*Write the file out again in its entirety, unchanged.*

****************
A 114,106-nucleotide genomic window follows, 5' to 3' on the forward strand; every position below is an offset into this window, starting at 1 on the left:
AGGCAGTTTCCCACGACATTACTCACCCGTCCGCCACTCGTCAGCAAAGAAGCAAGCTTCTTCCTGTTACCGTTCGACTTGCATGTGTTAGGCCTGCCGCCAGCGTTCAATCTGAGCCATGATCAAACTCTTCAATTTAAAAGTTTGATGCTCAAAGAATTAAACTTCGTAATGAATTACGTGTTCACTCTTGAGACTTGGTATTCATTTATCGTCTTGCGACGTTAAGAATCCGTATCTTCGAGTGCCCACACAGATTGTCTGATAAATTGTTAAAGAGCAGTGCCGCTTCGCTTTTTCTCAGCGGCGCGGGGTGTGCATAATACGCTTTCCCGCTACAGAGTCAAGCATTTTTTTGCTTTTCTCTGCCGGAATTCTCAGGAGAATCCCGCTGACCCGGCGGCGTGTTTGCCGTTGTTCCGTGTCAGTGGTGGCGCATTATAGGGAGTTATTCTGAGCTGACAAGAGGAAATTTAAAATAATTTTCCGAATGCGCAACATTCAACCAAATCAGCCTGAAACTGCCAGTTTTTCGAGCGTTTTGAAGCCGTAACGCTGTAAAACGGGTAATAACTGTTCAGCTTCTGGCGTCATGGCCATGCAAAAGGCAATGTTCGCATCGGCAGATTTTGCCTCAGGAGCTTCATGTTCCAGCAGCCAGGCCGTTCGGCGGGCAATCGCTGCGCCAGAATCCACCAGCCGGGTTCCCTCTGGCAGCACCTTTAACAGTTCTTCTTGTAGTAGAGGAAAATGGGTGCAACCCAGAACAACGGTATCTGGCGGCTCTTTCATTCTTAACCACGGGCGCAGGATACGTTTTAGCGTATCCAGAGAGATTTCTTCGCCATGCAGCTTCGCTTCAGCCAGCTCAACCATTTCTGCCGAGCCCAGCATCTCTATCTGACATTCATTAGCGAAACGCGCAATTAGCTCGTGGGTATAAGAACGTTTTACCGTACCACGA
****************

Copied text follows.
A 114,106-nucleotide genomic window follows, 5' to 3' on the forward strand; every position below is an offset into this window, starting at 1 on the left:
AGGCAGTTTCCCACGACATTACTCACCCGTCCGCCACTCGTCAGCAAAGAAGCAAGCTTCTTCCTGTTACCGTTCGACTTGCATGTGTTAGGCCTGCCGCCAGCGTTCAATCTGAGCCATGATCAAACTCTTCAATTTAAAAGTTTGATGCTCAAAGAATTAAACTTCGTAATGAATTACGTGTTCACTCTTGAGACTTGGTATTCATTTATCGTCTTGCGACGTTAAGAATCCGTATCTTCGAGTGCCCACACAGATTGTCTGATAAATTGTTAAAGAGCAGTGCCGCTTCGCTTTTTCTCAGCGGCGCGGGGTGTGCATAATACGCTTTCCCGCTACAGAGTCAAGCATTTTTTTGCTTTTCTCTGCCGGAATTCTCAGGAGAATCCCGCTGACCCGGCGGCGTGTTTGCCGTTGTTCCGTGTCAGTGGTGGCGCATTATAGGGAGTTATTCTGAGCTGACAAGAGGAAATTTAAAATAATTTTCCGAATGCGCAACATTCAACCAAATCAGCCTGAAACTGCCAGTTTTTCGAGCGTTTTGAAGCCGTAACGCTGTAAAACGGGTAATAACTGTTCAGCTTCTGGCGTCATGGCCATGCAAAAGGCAATGTTCGCATCGGCAGATTTTGCCTCAGGAGCTTCATGTTCCAGCAGCCAGGCCGTTCGGCGGGCAATCGCTGCGCCAGAATCCACCAGCCGGGTTCCCTCTGGCAGCACCTTTAACAGTTCTTCTTGTAGTAGAGGAAAATGGGTGCAACCCAGAACAACGGTATCTGGCGGCTCTTTCATTCTTAACCACGGGCGCAGGATACGTTTTAGCGTATCCAGAGAGATTTCTTCGCCATGCAGCTTCGCTTCAGCCAGCTCAACCATTTCTGCCGAGCCCAGCATCTCTATCTGACATTCATTAGCGAAACGCGCAATTAGCTCGTGGGTATAAGAACGTTTTACCGTACCACGA